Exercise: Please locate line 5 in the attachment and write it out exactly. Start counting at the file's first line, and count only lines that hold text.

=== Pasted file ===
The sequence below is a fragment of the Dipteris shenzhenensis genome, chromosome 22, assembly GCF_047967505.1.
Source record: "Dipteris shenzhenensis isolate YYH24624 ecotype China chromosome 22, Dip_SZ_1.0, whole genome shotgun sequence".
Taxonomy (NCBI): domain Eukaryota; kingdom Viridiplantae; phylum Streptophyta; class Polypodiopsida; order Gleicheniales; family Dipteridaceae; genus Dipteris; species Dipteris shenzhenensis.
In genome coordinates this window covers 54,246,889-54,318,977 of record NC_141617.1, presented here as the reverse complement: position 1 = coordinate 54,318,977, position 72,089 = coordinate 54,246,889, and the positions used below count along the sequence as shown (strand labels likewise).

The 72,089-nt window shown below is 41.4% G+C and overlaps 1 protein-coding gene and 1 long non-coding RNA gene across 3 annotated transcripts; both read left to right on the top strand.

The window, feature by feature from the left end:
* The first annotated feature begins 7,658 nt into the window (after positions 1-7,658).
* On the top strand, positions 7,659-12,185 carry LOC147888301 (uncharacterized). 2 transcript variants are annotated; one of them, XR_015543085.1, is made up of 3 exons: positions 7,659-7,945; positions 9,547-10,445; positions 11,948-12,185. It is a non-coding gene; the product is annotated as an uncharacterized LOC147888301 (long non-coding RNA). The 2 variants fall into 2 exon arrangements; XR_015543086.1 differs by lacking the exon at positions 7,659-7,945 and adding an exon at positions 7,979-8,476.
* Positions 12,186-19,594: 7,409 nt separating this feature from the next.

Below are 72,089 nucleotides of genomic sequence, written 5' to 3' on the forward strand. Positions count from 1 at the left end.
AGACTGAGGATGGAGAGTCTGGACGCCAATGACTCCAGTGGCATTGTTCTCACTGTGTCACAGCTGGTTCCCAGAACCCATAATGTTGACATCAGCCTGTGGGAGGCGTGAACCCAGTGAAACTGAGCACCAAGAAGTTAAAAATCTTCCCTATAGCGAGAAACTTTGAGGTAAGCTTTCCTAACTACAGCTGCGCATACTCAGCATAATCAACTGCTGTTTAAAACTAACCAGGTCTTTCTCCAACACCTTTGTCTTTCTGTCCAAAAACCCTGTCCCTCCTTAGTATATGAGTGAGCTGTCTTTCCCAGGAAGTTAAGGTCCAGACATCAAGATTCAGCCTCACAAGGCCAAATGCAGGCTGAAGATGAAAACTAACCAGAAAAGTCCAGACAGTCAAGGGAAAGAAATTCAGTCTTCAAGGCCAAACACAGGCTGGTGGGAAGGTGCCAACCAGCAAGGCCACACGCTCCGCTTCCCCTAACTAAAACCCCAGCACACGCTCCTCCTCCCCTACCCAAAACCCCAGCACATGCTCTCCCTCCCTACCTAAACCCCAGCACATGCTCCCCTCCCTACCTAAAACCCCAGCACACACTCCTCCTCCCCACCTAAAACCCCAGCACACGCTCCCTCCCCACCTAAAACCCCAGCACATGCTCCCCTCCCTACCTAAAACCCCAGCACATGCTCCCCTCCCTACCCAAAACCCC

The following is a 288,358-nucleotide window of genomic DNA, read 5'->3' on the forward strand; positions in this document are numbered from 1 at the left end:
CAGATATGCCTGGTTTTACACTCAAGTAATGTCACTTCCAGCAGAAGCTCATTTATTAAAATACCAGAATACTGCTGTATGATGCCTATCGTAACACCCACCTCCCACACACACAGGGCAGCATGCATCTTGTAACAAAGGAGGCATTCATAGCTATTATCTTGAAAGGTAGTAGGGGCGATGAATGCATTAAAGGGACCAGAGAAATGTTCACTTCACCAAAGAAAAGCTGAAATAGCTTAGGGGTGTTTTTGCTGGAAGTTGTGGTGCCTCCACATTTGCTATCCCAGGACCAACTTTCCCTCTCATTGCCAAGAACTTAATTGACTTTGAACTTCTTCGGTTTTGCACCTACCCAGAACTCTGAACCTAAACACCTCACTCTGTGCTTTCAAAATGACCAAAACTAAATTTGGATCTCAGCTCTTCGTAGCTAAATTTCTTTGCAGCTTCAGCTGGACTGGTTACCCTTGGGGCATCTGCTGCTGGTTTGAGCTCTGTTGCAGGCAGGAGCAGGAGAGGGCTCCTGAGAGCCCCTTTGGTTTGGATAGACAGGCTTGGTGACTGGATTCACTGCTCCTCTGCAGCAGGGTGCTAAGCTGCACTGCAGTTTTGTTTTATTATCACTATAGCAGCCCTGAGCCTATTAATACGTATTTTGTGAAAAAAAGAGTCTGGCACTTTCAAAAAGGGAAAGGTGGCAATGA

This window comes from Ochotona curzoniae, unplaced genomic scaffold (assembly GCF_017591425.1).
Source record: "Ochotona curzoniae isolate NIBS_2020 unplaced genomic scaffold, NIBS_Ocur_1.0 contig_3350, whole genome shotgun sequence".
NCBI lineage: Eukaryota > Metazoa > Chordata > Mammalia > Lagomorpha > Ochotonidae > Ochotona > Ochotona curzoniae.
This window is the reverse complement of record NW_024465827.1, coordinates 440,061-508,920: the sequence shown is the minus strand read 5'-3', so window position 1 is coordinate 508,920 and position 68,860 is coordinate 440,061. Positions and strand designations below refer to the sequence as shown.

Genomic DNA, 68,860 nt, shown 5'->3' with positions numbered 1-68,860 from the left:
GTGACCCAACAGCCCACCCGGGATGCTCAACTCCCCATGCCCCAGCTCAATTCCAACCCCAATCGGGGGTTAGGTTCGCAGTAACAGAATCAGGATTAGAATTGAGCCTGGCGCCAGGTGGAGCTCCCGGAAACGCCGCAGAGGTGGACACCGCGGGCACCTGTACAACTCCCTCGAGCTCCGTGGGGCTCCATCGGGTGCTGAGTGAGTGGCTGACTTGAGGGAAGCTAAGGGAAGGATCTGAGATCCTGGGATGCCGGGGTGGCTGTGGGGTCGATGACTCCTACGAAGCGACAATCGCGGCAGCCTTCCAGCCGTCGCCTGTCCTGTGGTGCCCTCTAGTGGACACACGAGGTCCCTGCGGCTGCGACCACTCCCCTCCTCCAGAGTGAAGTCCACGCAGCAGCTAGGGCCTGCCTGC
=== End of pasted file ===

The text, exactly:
The 72,089-nt window shown below is 41.4% G+C and overlaps 1 protein-coding gene and 1 long non-coding RNA gene across 3 annotated transcripts; both read left to right on the top strand.